Which ones are you looking forward to hearing about?

Test Driving Languages

Studying languages has been an interest of mine for quite some time, but I hadn’t really focused on learning more than just French and Japanese.  Now, I’m studying Spanish and German in addition. But that’s not all I want to study. I’ve decided which languages I’ll do after these, but I’m going to do something a little different at first. I’m going to test drive some languages.

On Duolingo, there are 25 levels for each language. It’s basically like a game. The more XP you get, the higher your level. I’m currently at level 8 for French, 5 for Spanish, and 4 for German.  I’m going to do each language available on Duolingo up to level 2, just to try them out and see what they’re like. After achieving level 2 (which is only 50 XP or 5 lessons), I’ll write a post with my impressions of the language. It should be interesting.

As for French, I’ve studied it before, so I can’t give a first impression. I do have to say that I’d forgotten a lot of it, but it seem somewhat easy to pick up again. The difficulty for me is verb conjugation for some verbs, as well as pronouns.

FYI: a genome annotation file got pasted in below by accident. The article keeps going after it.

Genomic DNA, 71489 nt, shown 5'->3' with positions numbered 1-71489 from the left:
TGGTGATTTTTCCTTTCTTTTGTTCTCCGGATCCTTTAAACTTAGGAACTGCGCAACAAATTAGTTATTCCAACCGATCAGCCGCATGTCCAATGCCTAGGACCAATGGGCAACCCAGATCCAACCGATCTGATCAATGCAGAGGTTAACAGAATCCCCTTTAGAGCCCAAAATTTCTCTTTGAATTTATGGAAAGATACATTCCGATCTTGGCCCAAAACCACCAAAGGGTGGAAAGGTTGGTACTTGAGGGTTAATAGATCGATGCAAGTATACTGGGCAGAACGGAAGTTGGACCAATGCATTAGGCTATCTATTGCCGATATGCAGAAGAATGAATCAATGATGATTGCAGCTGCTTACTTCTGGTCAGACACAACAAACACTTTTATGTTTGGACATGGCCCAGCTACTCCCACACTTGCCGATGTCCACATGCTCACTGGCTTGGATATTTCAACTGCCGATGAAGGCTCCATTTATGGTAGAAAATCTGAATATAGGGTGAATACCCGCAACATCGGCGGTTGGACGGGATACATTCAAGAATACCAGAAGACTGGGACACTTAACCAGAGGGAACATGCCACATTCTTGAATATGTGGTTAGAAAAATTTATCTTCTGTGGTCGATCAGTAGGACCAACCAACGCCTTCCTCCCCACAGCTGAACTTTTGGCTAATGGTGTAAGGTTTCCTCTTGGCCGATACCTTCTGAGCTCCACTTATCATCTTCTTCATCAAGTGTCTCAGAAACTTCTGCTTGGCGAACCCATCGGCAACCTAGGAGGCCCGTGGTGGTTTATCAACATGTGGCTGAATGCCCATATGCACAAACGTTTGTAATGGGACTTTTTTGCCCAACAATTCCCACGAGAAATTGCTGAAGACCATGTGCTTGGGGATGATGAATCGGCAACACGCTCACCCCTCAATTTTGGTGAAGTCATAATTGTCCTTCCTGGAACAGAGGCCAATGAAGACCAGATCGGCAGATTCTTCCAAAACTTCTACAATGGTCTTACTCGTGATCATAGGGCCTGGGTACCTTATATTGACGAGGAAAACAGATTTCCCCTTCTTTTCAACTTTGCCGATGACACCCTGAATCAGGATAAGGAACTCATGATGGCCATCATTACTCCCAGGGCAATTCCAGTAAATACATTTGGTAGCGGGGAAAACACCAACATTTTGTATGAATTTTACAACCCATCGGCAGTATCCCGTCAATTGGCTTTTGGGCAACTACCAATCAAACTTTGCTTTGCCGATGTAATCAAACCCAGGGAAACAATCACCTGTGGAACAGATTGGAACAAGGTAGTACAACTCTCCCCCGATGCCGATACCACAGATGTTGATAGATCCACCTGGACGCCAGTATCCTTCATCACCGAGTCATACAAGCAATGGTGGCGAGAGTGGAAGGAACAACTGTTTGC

Spanish is the first new language I’ve studied since I started Japanese in 1997. I’ve heard that it’s supposed to be the easiest Romance language to study. So far, I haven’t had many problems. Just the same issues as with French: verb conjugation and pronouns. I also don’t study it enough to really remember things well. I’ve been focusing a lot more on French.

German is the third language I started. I’m not really focusing on this yet, but I’ve found it interesting. It’s kind of similar to English, since it is a Germanic language, so some things are easy. However, I’m having issues with the verb conjugations and pronouns. The noun capitalisation has been easy, though.

So, I will be trying out the following languages (in no particular order): Italian, Portuguese, Dutch, Irish, Swedish, Danish, Turkish, Norwegian, Ukrainian, Esperanto, and Russian. Coming soon are Polish, Hungarian, Vietnamese, and Hindi. I could also study Catalan from Spanish.

Which do you think would be the most difficult language?

Survey: Which Languages Do You Want to Learn?

As you probably know, I’m studying some languages on Duolingo at the moment: French, Spanish, and German. If it had Japanese, I’d definitely be going through that course, too. Eventually, I’d like to study every language that’s on Duolingo.